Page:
International seed grant sprouts research and cultural exchange
18 Aug 2017
Educational Psychology professor Ken Kiewra and doctoral students Linlin Luo and Abe Flanigan shared their research internationally this summer thanks to a CEHS international seed grant and additional financial support from the Department of Educational Psychology. Traveling to Freiburg, Germany, the trio made six research presentations at the University of Freiburg, participated in classes and planned research with world-renowned educational psychologist Alexander Renkl and two of his doctoral students.
The joint research combines Kiewra’s SOAR study method, which helps students select, organize, associate, and regulate information, as they study with Renkl’s interest in the testing effect; the idea that repeated testing boosts achievement.
Kiewra’s alternative research interest in studying talent and expertise in highly productive people led to his first meeting Renkl. Kiewra, Flanigan and Luo interviewed Renkl and other highly productive German scholars as a follow-up to Kiewra’s earlier investigations of productive educational psychologists in the United States.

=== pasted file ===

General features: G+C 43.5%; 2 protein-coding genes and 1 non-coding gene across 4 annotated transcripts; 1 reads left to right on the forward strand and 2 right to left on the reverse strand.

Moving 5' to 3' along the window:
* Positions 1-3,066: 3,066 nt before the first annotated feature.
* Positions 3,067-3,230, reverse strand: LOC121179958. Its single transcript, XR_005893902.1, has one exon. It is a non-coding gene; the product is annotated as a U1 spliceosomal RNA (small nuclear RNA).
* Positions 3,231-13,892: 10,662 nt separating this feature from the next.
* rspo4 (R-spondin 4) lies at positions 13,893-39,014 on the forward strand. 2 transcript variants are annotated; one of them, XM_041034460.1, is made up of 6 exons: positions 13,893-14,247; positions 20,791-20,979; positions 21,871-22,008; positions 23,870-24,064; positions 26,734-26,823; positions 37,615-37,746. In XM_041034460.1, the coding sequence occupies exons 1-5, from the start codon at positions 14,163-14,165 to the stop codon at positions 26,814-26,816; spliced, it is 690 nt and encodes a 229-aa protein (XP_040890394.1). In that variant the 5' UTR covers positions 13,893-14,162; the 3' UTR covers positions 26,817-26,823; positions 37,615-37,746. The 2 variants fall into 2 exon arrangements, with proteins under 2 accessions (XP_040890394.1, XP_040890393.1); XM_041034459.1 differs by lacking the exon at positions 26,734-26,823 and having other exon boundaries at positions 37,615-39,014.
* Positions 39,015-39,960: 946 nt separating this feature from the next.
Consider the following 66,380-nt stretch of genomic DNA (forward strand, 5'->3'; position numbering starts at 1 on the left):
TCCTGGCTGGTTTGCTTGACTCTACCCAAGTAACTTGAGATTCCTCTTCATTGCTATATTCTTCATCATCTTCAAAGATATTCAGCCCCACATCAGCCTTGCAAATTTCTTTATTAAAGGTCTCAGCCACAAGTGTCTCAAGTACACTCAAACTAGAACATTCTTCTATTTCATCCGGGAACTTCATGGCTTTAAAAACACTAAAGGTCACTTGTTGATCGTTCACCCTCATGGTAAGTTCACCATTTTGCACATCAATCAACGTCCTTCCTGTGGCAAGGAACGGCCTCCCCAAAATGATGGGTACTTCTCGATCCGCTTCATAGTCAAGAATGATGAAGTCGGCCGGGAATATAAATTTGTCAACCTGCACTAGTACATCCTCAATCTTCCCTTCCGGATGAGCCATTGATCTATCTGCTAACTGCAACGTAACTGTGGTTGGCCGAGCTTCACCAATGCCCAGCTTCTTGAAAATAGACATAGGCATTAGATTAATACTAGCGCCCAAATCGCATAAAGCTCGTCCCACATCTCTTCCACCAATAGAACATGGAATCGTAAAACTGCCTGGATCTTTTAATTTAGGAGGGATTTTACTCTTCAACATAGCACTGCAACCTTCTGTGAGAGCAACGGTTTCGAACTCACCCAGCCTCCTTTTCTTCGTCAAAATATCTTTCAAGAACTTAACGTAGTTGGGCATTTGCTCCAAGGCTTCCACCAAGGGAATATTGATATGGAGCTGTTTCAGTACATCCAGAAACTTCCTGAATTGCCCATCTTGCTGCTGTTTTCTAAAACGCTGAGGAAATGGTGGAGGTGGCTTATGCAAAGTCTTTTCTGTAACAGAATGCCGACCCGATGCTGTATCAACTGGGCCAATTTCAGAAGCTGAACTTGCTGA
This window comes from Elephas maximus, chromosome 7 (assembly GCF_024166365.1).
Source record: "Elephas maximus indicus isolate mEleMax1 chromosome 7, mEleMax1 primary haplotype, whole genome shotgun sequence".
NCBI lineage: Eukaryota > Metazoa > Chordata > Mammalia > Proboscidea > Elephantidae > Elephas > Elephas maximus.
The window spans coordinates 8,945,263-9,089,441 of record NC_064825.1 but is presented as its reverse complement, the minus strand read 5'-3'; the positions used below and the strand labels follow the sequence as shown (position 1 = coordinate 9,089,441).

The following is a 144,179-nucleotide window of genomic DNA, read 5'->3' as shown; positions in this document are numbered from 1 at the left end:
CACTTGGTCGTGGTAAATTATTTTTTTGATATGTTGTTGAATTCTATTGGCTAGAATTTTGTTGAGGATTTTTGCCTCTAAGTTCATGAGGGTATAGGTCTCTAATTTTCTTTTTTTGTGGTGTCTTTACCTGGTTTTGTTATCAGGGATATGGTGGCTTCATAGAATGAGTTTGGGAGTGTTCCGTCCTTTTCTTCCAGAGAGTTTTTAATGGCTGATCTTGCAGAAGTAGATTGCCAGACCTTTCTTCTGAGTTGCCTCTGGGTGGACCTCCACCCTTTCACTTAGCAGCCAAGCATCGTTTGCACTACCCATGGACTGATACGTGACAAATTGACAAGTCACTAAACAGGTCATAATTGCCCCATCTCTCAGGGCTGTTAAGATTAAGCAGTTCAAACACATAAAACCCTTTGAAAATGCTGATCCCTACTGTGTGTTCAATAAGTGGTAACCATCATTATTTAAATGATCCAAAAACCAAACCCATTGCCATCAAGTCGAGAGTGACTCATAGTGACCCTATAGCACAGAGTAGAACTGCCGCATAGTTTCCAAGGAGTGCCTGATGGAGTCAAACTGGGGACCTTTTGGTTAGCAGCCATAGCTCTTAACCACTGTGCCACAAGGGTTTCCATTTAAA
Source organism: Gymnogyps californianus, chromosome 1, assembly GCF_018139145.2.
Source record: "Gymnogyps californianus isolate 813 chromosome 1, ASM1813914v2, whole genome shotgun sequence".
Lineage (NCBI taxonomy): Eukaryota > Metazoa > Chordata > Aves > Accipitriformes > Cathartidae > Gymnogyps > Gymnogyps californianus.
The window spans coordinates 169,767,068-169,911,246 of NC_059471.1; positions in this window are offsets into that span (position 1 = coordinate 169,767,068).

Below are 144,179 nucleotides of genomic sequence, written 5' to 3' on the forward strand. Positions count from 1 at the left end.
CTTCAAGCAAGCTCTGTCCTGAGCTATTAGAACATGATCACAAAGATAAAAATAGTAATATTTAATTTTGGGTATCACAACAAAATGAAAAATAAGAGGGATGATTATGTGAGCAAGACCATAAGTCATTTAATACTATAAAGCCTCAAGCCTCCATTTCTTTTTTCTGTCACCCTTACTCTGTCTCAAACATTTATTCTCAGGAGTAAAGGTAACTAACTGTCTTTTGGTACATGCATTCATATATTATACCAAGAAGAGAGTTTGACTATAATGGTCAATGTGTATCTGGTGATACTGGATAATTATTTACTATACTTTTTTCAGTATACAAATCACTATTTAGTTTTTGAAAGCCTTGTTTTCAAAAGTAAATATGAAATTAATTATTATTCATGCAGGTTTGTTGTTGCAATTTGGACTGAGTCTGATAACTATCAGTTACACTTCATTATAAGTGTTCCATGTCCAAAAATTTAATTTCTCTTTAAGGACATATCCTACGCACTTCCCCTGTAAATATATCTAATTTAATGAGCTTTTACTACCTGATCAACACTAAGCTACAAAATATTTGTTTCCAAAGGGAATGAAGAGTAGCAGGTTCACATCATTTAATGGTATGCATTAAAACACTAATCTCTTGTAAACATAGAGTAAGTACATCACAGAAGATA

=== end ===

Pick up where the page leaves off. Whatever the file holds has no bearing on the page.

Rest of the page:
“Being around Renkl and his students, exchanging ideas and working with them resulted in some really healthy intellectual stimulation,” said Kiewra. “It’s also been very interesting to see how other people and other systems operate. We’ve gotten some insights into the German higher education system compared to our own.
The international seed grant also allowed Kiewra to host Renkl and two of his students in Lincoln earlier this year. That exchange resulted in more than just an academic endeavor, as the Lincoln hosts gave their German guests a warm Midwestern experience.
“It was not just an intellectual exchange, it was also a cultural exchange,” Kiewra said. “We took them on hikes every morning through Wilderness Park in Lincoln. We took them to Husker basketball games, ate meals with them and visited a winery in Nebraska City. We got them off the beaten path and got them to see another side of America they wouldn’t have seen otherwise.”
Renkl reciprocated in Germany, inviting his Nebraska friends into his home, taking them on hikes through the Black Forest, and hosting an outing to Comar, France.
Kiewra says he and his students also hope to garner some conference presentations and a publication through the work with Renkl and his students, with implications for better teaching and learning at the college level.
CEHS international seed grant proposals are typically due in early March each year. For more information, visit http://go.unl.edu/seed.
College of Education and Human Sciences